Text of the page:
Ginette, East Village, New York City January 2020
In Ginette’s apartment I think about the air. It’s on my mind in every moment, as each second passes, sentimental and weighted with her tenacity. When I’m photographing her it’s there, when I’m maneuvering along the narrow path that cuts through the debris that lovingly intersects every attempt at movement, and as I evaluate my breathing status as it relates to my asthma . How long do I have before I need to launch myself with difficulty into the little hallway for a mask break outside her apartment, the door partially disabled by the blockade formed by bags of cat food and memories? It’s always there, this consideration and awareness, calculated ruminations, the air that surrounds me impartial but deadly in its potential to wreak havoc on my airways. These days I don’t get any mask breaks, however.
I stand outside the door for a few minutes, desperately wiping my nose under my respirator, a mask worn before masks had to be worn to protect me from the air in her apartment. I talk to Ginette through the door, and listen to her recount a memory of her mother and Switzerland that I know by heart, one that she relives with the same intensity as the first telling. When I’m ready, I step through the door, and feel the carpet beneath my feet, decades old and stiffened with time and a density of grime that would defy logic under a microscope.
Portrait of Ginette in November 2019 in her apartment, 199 Avenue A, East Village NYC
I think about the air. Close, stifling, heavy with mold and a moisture that can be felt as a luster on the skin, lilting wisps of cat hair and cobwebs floating somehow without current to guide in the absence of ventilation, dense pockets of potent decay that startle even through my respirator. Markers of long dead things in the layers of detritus that test the limits of my curiosity and force me to consider every footstep. Innumerable exhalations that lend weight and credence to lifelong laments, an unwavering and unrelenting recount of childhood and adolescent misery as I race to record each precious sight.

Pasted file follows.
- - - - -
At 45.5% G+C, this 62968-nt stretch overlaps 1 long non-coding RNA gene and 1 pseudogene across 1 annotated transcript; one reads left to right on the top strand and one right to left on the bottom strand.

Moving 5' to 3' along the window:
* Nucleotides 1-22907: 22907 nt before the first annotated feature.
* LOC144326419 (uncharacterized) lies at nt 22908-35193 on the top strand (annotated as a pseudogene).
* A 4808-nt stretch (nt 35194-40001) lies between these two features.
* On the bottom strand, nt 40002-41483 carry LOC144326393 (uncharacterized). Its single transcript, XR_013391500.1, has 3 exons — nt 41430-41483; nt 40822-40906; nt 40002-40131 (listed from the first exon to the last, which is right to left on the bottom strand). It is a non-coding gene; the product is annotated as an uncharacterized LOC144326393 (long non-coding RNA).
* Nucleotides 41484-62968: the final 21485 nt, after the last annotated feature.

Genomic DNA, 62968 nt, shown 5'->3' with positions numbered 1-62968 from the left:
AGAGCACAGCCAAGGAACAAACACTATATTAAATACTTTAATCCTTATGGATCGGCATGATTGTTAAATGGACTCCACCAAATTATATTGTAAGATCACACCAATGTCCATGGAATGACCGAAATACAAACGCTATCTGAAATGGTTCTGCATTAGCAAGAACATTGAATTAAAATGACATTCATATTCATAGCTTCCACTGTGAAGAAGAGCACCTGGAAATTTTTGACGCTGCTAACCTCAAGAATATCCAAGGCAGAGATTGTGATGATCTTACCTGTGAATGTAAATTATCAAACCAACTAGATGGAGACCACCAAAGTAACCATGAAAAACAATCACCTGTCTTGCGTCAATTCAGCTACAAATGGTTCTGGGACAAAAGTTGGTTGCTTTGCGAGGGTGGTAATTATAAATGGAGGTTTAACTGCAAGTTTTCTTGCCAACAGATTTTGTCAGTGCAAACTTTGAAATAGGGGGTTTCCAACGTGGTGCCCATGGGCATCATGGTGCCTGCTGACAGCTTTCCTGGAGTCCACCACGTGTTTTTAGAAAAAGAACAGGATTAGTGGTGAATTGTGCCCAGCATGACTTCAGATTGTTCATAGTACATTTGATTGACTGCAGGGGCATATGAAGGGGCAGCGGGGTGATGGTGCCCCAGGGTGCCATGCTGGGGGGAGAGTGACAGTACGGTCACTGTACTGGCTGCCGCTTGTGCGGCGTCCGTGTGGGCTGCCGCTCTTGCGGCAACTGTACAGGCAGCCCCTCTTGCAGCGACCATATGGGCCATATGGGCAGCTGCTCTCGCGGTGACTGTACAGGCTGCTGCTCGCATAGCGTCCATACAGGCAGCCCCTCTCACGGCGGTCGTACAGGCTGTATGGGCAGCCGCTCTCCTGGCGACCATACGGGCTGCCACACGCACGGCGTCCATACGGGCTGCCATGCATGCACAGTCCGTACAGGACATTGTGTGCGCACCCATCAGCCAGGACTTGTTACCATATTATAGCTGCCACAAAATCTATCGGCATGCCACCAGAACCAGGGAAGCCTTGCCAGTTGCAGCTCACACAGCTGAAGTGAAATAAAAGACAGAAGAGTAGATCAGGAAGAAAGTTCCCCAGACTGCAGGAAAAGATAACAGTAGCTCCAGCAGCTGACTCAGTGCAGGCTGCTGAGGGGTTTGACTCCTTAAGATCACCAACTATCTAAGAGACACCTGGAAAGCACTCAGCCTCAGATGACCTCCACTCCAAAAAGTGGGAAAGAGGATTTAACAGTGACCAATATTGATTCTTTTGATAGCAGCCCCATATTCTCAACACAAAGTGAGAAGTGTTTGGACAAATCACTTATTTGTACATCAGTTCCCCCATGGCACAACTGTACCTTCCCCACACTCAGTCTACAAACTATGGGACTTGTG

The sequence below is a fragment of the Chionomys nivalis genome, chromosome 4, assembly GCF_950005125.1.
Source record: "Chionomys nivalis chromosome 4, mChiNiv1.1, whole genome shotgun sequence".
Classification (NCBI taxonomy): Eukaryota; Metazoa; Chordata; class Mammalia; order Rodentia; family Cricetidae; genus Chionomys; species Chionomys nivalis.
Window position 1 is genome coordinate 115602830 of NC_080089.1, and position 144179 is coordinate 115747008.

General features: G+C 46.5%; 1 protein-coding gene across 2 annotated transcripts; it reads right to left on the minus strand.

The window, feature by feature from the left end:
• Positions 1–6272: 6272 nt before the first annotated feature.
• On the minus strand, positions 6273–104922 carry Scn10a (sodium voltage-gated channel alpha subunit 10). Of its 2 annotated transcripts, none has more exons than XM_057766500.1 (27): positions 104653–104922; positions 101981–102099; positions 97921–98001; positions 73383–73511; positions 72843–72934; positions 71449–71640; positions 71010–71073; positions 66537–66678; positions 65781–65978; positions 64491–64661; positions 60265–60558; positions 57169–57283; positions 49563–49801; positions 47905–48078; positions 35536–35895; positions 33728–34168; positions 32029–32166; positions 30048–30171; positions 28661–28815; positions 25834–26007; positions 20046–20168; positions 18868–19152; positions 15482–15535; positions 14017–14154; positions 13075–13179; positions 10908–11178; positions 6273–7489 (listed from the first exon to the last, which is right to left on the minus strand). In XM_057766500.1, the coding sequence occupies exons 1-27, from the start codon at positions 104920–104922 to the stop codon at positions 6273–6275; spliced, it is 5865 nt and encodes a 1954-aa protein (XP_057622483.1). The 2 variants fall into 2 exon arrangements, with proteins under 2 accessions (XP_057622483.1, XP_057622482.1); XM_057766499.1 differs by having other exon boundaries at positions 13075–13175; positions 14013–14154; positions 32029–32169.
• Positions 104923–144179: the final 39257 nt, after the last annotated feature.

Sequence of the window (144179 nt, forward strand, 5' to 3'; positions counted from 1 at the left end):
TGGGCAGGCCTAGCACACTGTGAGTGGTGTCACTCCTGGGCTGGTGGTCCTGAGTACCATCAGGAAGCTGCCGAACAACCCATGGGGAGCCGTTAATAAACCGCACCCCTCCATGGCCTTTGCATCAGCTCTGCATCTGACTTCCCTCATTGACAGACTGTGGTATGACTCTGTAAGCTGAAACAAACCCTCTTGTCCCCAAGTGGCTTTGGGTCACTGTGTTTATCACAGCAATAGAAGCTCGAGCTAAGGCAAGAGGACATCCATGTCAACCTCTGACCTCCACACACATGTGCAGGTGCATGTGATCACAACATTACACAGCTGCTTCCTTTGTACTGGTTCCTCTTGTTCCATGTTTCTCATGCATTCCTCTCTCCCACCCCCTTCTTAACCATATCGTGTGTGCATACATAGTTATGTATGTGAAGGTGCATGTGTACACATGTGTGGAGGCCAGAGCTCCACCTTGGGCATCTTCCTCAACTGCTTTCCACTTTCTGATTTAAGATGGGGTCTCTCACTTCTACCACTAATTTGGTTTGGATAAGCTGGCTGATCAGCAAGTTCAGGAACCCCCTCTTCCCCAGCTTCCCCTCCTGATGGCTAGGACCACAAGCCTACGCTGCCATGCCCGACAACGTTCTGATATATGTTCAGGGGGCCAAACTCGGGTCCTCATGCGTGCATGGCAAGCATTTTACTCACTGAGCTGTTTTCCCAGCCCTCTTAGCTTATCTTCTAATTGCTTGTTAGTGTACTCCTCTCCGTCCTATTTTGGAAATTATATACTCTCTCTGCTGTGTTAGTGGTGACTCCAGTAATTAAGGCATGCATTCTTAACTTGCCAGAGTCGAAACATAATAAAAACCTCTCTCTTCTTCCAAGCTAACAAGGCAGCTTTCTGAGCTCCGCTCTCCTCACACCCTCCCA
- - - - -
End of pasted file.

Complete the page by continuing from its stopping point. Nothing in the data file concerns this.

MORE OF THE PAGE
After spending time with Ginette, photographing her in the marshes of misery and memory, I had to wade through my own mixed emotions about the intricacy involved with such a clear intrusion. Sometimes I found myself treading as softly as possible, speaking at times and at others remaining silent….a balancing act intended to preserve my right to persist, lingering at times beyond welcome so that I could catch that one image that will accurately reflect and portray everything that I was witness to in her world.
Every minute that I spent photographing, composing, moving through challenging lighting and deep emotion, I was also calculating and measuring and evaluating my own breathing status. My respirator never really fit correctly, the bandaids I used to tape it securely to my chin were never adequately fastened to my skin. For every minute I took joy in the photographic work, I was risking hours of intense discomfort caused by allergic asthma resulting from everything that had taken up residence in Ginette’s world. I would exit at the end of these sessions, tearing my mask off, wiping my face, racing down the cramped, moldy stairwell to the street. I held my breath till I reached the door to the outside world, respirator-free, bursting through my worry about my breathing, relief to be outside. Out on the street. Joyous inhalation. Freedom from my mask.
2 thoughts on “Mask”
This is the best work I have seen in a generation. Your photography and prose, with insight and beauty, are the highest levels of photojournalistic standards. Your images are so strong and beautiful they speak for themselves with truth and compassion. I admire the task you have given yourself because of the importance these stories tell. We all benefit from your passionate work.
All the best
Incredible work. Your compassion is obvious in both your imagery and text. It’s so important that stories such as this are told especially in the 21st century. Fantastic work Suzanne.